Chlöe Bailey released her long-awaited debut solo album In Pieces last Friday (March 31). For the Georgia-bred songstress, sharing her emotions in her music was more than just getting to express herself. It helped her fight some inner demons.

Chlöe stopped by “The Tamron Hall Show” today (April 7) to talk about the album and her life as a solo artist. She also spoke candidly about dealing with depression and wanting to use her platform to speak honestly about her experience. In doing so, she hopes to reach others going through the same thing and tell them they’re not alone.

“You know when you get stuck in that moment for too long and it feels a little too long being there?” the “Treat Me” singer asked the talk show host. “It didn’t have anything to do with my career or my music. It was all personal internal things, and I think when you figure things out that make you question your entire life, you look at yourself like, ‘What did I do wrong? Am I good enough?’ Things like that.”

She went on to describe how creating In Pieces allowed her to work through those intrusive thoughts. “For me, I used music to pull me out of it,” the Praise This actress admitted. “You have your ups and you have your downs. It’s never going to be a steady course, but at least I feel confident enough in knowing this life is worth living for.” Check out a clip from the heartfelt interview below.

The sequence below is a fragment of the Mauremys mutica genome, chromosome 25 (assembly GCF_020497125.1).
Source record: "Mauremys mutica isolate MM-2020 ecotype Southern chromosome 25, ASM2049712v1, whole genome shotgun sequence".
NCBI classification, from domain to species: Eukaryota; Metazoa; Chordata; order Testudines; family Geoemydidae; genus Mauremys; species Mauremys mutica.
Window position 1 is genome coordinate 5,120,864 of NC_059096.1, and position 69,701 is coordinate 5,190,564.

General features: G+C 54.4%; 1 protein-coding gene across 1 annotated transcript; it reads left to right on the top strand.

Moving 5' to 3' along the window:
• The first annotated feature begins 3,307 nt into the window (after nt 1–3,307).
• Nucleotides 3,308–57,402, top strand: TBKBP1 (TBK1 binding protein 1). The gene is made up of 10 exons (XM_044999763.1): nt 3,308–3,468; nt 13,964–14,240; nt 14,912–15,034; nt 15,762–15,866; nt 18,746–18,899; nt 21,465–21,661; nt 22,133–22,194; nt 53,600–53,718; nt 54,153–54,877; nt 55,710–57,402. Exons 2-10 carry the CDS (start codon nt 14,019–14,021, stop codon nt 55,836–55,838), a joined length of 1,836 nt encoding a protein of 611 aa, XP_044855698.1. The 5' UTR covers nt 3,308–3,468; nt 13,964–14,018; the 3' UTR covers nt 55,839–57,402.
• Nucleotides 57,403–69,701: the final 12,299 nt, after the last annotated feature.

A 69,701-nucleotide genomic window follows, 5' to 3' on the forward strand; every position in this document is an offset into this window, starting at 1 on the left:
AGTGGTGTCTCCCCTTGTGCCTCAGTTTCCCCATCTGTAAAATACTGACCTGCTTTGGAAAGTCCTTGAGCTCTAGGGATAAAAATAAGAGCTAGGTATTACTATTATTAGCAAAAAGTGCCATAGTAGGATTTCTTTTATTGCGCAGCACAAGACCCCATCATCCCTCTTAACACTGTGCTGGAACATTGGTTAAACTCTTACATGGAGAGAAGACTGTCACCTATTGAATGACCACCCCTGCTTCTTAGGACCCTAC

The beauty of In Pieces is that it allowed Chlöe to find happiness on her own terms and not beat herself up for any perceived flaws she may have. “From far away, you get this perfect image: Nothing’s wrong with the person,” she told Rolling Stone ahead of the album drop. “Then when you get closer, that’s when the little tiny cracks of having to re-glue and re-piece themselves back together time and time again are appearing. So it’s all about perception. All of us are going through a lot.”

“We’re all works in progress,” she added. “I think that’s why this album feels like I am claiming who I am and I’m taking my power back, because I’m saying I’m flawed. I’m imperfect. But just because of that, that doesn’t mean you can take my freedom away.”